How did you prepare for the competition?
Tristan: After winning the IronViz Safari feeder, I started to participate in MakeoverMonday (by Eva Murrayand Andy Kriebel). It helped me build a dashboard and a story with new data every week, and sometimes data that I found not interesting. Once I received the Iron Viz dataset, my main goal was to find a story and build a dashboard around it. I had some key things in my mind as I built it: make the story interesting and make sure the public wants to use it. Jade Le Van, my sous-vizzer, helped me during that process with great advice. In Las Vegas, she also helped me to repeat the complete process of creation and speech. She tried to distract me by speaking, playing music or even putting her smartphone flash on my face so I will feel “in condition!”
What was your first thought when you received the dataset
Tristan: “Je suis foutu,” meaning “I’m screwed” in English. How I, a young French, could compete against two Americans with a completely US-centered dataset about home values. But I love data and I love challenges. So I started to use my condition as a force and I built I dashboard with things I could understand, simple and engaging. A dashboard that even I could enjoy using.
Some tricks to share?
Tristan: Repeat. Repeat. Repeat. And definitely use the Pause Auto Updates button! Every drag and drop issues a query and with nine sheets in my dashboard, I couldn’t afford to wait a few seconds after every move. So I hit the pause button and I knew exactly where to put all the dimensions and measures in rows, columns, filters, colors,… After placing all elements, I hit again the play button and just wait for one query. That was my game changer but there are many more things to gain seconds. It needs a complete article!
Tell us more about the day of the competition, how did you feel on stage?
Tristan: I usually don’t sweat the stage. Lots of people noticed that I was quite zen about it. Truth is I wasn’t afraid about 20-minutes dashboard creation. I repeated a lot and I was confident about finishing it in 20 minutes. The speech part however… If it had been in French I would have probably enjoyed it much more! I spent the day before the competition in my room, repeating the speech. Again and again. A few minutes before being on stage, I was really nervous about that speech. And then Elissa Fink came and told me “Don’t be ashamed of your French accent, we loved it” and voilà, you know the rest!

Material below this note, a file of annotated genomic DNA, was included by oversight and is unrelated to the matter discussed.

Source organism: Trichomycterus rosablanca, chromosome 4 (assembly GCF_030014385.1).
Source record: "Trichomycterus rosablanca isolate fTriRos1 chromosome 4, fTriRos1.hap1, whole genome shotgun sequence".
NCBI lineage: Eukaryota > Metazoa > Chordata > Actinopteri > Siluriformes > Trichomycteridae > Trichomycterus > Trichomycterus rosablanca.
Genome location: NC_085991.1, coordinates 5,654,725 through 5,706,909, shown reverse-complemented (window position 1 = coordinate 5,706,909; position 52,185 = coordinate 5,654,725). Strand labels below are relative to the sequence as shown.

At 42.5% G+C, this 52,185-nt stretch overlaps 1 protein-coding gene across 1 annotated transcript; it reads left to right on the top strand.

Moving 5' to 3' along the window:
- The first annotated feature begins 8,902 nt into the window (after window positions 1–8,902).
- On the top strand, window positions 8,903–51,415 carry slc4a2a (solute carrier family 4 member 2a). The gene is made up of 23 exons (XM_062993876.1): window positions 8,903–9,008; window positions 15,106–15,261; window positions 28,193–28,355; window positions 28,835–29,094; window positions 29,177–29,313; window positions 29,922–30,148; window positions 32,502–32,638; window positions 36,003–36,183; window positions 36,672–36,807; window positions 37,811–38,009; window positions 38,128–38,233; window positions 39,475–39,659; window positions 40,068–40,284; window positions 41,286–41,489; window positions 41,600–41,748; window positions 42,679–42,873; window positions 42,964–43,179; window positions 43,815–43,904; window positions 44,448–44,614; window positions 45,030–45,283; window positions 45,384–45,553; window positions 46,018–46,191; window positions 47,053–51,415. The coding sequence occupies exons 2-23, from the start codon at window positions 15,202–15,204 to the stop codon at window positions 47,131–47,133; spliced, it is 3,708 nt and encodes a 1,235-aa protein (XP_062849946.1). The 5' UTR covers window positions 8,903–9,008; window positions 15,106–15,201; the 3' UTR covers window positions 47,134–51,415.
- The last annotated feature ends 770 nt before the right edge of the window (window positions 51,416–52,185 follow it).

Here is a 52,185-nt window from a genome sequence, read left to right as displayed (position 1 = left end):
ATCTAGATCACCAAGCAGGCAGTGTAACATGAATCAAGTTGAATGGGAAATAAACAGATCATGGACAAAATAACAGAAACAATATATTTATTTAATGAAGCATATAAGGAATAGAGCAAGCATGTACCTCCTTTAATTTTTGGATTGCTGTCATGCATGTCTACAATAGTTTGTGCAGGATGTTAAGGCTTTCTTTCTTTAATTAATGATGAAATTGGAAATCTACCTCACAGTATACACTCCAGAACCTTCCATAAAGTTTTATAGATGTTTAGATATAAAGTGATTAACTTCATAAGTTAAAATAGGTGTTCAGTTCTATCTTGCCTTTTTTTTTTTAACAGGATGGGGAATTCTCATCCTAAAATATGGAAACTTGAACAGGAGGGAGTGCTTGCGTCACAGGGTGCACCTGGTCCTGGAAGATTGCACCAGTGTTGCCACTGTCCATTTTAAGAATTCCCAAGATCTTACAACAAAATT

Would you do something different now that the competition is over?
Tristan: I: came in Vegas Monday afternoon, after a 16 hours long trip. And left Thursday, just after lunch. I missed a lot of people and cool things happening during the TC. IronViz was probably a bit too much in my head. I should have allow me to spend more time enjoying being for the first time in United States with the best community!
Any advice for future competitors?
Tristan: For the feeder, just do it. Even if you think it’s not good enough. Do it. And if you are not selected, ask for advice and start again. Worst case scenario, I just became better in Tableau! If you are selected for the final, enjoy it as much as you can. It’s an awesome event and like Curtis Harris told us a few second before the beginning, something you’ll never forget.
What are your best memories?
Tristan: Winning a competition is great, but you are always alone when you win. Even if there are hundreds of people saying congrats and wanting to take pictures with you, you live it alone. And for me the best moments are always moments that you can share. So being in the green room, all (ironviz contestant, sous vizzers and MCs) equally stressed, equally anxious and a bit lost, all sharing events in your life to try to think about something else.. That was my best memory. Second best was, without doubt, the Data Night Out and our little trip in Vegas with the great David Freifeld!
Iron Viz contestants, sous vizzers, and MC’s in the green room
moments before the competition